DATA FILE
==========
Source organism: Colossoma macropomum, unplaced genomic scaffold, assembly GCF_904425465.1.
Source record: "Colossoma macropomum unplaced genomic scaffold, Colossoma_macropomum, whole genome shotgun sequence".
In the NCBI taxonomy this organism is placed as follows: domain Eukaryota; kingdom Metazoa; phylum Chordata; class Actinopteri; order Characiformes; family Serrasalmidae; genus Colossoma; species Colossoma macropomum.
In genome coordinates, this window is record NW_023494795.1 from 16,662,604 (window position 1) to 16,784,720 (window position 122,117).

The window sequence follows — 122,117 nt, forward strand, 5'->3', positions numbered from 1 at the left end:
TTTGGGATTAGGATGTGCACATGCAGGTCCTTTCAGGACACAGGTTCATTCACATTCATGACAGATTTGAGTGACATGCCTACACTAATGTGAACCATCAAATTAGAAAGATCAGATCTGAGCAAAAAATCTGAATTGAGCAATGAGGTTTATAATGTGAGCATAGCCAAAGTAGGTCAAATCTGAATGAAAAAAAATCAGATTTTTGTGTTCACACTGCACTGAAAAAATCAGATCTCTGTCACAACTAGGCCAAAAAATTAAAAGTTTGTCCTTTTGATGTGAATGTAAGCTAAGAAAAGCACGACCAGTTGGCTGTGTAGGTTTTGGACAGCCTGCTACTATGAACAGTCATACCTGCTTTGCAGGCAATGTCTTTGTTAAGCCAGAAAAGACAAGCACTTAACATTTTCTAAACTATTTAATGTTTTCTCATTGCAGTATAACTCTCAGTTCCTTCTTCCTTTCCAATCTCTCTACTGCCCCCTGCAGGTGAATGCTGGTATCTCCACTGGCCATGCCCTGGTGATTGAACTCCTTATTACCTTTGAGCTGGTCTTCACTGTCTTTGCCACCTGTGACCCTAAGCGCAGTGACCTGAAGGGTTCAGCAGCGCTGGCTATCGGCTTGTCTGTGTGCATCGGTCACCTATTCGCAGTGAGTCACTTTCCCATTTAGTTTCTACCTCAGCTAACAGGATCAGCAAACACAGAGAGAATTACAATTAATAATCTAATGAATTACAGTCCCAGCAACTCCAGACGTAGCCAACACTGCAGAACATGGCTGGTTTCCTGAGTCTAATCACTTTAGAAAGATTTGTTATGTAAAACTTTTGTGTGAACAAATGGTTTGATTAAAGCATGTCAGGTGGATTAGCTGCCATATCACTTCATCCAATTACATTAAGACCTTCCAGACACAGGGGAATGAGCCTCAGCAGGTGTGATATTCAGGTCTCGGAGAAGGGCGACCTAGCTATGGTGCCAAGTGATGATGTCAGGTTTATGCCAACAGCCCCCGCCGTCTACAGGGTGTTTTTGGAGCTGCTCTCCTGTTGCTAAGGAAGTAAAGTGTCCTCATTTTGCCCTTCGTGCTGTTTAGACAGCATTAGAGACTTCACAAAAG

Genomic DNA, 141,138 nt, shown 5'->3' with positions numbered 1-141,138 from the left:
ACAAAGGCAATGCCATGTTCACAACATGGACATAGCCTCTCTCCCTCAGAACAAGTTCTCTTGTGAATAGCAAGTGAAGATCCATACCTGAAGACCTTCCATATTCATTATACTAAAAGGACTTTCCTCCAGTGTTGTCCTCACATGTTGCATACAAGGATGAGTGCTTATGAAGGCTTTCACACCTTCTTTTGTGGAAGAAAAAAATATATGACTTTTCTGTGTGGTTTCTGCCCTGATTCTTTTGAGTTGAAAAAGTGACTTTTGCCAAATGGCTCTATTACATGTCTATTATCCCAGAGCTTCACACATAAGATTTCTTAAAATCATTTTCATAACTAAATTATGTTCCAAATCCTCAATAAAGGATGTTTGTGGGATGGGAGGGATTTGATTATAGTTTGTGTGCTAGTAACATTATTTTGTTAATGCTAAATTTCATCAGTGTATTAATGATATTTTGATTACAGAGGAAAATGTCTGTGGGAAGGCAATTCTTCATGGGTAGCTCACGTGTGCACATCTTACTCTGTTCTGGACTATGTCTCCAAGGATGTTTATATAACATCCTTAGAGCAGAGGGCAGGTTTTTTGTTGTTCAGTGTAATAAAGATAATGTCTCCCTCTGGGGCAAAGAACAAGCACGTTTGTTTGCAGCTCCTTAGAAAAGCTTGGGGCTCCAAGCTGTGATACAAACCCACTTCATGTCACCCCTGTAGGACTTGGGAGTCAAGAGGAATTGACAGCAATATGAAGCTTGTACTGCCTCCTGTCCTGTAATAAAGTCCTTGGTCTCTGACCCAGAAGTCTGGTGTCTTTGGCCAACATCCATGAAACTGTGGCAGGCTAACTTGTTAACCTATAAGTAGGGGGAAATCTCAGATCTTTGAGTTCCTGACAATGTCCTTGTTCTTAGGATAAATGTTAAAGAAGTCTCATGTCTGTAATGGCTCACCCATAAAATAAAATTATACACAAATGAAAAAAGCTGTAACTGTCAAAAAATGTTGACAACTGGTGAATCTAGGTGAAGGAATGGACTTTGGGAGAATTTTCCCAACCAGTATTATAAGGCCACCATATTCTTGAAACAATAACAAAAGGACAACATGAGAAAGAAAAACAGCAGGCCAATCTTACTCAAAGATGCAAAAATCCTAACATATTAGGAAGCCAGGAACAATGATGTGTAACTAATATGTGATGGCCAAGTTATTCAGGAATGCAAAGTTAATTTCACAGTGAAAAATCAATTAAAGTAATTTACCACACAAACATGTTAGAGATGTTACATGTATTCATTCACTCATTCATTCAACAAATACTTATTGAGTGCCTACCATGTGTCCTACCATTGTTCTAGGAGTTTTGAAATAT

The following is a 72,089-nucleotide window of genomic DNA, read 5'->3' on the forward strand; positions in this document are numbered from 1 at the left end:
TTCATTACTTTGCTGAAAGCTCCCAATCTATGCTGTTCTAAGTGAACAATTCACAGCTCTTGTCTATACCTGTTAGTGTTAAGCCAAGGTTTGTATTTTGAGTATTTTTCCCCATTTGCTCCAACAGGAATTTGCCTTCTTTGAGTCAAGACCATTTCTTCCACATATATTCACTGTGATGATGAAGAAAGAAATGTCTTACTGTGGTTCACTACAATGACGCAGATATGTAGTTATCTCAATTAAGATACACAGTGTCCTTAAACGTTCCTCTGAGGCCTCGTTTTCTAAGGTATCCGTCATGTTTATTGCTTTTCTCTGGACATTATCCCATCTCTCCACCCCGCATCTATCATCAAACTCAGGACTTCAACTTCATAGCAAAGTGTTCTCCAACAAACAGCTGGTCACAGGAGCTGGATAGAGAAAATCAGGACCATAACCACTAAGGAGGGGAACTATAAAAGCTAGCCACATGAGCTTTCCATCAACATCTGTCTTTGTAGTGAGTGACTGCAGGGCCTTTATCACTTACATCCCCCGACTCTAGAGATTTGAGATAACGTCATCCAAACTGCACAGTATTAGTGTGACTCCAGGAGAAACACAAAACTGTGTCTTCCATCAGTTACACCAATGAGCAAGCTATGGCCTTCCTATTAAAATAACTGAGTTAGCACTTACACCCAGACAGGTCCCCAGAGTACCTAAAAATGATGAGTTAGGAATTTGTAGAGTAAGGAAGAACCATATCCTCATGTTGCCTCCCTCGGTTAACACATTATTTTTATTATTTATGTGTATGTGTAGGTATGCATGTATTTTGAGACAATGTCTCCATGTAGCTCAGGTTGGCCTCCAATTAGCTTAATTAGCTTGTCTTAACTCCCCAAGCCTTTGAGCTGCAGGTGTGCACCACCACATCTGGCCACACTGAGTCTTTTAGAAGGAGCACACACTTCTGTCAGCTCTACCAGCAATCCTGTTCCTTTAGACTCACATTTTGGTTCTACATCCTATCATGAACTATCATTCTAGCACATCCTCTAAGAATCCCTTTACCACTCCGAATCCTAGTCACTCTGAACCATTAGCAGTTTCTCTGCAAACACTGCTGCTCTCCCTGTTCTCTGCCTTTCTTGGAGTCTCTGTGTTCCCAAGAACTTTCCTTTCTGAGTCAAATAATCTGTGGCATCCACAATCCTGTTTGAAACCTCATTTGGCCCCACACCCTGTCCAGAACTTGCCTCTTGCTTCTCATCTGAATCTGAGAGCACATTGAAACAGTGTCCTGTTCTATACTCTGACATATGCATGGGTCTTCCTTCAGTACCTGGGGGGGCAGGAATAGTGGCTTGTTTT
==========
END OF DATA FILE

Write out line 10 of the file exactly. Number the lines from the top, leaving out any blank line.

TTCATTACTTTGCTGAAAGCTCCCAATCTATGCTGTTCTAAGTGAACAATTCACAGCTCTTGTCTATACCTGTTAGTGTTAAGCCAAGGTTTGTATTTTGAGTATTTTTCCCCATTTGCTCCAACAGGAATTTGCCTTCTTTGAGTCAAGACCATTTCTTCCACATATATTCACTGTGATGATGAAGAAAGAAATGTCTTACTGTGGTTCACTACAATGACGCAGATATGTAGTTATCTCAATTAAGATACACAGTGTCCTTAAACGTTCCTCTGAGGCCTCGTTTTCTAAGGTATCCGTCATGTTTATTGCTTTTCTCTGGACATTATCCCATCTCTCCACCCCGCATCTATCATCAAACTCAGGACTTCAACTTCATAGCAAAGTGTTCTCCAACAAACAGCTGGTCACAGGAGCTGGATAGAGAAAATCAGGACCATAACCACTAAGGAGGGGAACTATAAAAGCTAGCCACATGAGCTTTCCATCAACATCTGTCTTTGTAGTGAGTGACTGCAGGGCCTTTATCACTTACATCCCCCGACTCTAGAGATTTGAGATAACGTCATCCAAACTGCACAGTATTAGTGTGACTCCAGGAGAAACACAAAACTGTGTCTTCCATCAGTTACACCAATGAGCAAGCTATGGCCTTCCTATTAAAATAACTGAGTTAGCACTTACACCCAGACAGGTCCCCAGAGTACCTAAAAATGATGAGTTAGGAATTTGTAGAGTAAGGAAGAACCATATCCTCATGTTGCCTCCCTCGGTTAACACATTATTTTTATTATTTATGTGTATGTGTAGGTATGCATGTATTTTGAGACAATGTCTCCATGTAGCTCAGGTTGGCCTCCAATTAGCTTAATTAGCTTGTCTTAACTCCCCAAGCCTTTGAGCTGCAGGTGTGCACCACCACATCTGGCCACACTGAGTCTTTTAGAAGGAGCACACACTTCTGTCAGCTCTACCAGCAATCCTGTTCCTTTAGACTCACATTTTGGTTCTACATCCTATCATGAACTATCATTCTAGCACATCCTCTAAGAATCCCTTTACCACTCCGAATCCTAGTCACTCTGAACCATTAGCAGTTTCTCTGCAAACACTGCTGCTCTCCCTGTTCTCTGCCTTTCTTGGAGTCTCTGTGTTCCCAAGAACTTTCCTTTCTGAGTCAAATAATCTGTGGCATCCACAATCCTGTTTGAAACCTCATTTGGCCCCACACCCTGTCCAGAACTTGCCTCTTGCTTCTCATCTGAATCTGAGAGCACATTGAAACAGTGTCCTGTTCTATACTCTGACATATGCATGGGTCTTCCTTCAGTACCTGGGGGGGCAGGAATAGTGGCTTGTTTT